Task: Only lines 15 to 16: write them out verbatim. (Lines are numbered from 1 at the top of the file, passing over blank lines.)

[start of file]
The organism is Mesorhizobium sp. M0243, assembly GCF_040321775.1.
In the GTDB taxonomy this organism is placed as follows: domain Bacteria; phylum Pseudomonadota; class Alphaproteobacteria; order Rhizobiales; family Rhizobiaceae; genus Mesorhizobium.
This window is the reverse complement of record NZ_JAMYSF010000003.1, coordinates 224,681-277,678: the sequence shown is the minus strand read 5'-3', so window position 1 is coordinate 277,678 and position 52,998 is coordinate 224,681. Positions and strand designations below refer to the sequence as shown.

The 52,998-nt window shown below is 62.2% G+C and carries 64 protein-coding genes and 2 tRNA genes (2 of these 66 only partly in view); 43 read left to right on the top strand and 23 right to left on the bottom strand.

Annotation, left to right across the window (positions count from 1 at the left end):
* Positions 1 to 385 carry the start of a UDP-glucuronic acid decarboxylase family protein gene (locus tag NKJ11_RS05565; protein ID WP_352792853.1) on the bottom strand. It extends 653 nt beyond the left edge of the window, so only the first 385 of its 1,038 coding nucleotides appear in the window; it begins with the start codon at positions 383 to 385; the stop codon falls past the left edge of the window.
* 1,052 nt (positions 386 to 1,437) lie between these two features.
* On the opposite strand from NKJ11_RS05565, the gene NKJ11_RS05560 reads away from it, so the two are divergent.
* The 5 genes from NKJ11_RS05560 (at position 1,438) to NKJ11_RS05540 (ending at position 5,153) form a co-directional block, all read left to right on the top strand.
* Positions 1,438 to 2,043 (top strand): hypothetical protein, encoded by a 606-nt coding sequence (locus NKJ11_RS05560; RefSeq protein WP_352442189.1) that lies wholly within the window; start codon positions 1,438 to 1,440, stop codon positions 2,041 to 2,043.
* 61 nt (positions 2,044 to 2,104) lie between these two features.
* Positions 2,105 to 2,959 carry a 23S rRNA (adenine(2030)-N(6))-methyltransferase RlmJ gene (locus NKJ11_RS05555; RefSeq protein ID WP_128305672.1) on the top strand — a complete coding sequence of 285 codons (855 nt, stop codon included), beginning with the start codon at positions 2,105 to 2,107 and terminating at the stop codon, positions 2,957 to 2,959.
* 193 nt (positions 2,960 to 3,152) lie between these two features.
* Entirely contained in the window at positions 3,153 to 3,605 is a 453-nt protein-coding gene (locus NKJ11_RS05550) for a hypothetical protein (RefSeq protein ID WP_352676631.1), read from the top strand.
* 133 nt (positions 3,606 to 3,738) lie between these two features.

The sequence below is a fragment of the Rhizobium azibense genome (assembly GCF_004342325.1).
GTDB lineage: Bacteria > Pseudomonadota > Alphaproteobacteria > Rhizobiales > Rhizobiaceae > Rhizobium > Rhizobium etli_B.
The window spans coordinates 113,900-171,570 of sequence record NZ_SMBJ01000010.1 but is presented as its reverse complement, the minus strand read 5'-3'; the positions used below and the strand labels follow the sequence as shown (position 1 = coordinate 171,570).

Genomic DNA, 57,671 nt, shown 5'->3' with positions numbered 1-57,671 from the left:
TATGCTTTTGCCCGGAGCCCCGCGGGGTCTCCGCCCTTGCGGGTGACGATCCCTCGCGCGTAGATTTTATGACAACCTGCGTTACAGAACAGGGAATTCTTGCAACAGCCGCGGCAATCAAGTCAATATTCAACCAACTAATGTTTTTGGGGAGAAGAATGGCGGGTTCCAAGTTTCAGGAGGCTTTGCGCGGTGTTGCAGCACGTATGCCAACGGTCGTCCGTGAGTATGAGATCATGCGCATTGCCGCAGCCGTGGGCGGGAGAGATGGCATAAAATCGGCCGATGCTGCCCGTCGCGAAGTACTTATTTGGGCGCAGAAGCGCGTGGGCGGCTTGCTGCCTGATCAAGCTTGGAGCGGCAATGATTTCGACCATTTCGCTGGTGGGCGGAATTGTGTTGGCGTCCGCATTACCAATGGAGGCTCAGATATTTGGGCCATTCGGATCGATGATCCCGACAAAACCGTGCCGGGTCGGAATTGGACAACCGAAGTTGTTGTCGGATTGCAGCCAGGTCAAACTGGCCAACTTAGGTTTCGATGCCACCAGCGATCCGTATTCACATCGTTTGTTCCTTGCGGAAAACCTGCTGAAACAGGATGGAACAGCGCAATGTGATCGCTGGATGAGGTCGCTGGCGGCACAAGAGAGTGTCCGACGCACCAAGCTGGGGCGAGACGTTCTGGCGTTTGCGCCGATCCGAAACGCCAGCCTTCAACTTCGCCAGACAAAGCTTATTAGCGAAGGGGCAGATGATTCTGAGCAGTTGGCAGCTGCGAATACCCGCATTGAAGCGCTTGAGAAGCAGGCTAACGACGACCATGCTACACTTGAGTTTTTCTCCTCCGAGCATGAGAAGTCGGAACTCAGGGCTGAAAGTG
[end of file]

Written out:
* 133 nt (positions 3,606 to 3,738) lie between these two features.

The sequence below is a fragment of the Rhizobium azibense genome (assembly GCF_004342325.1).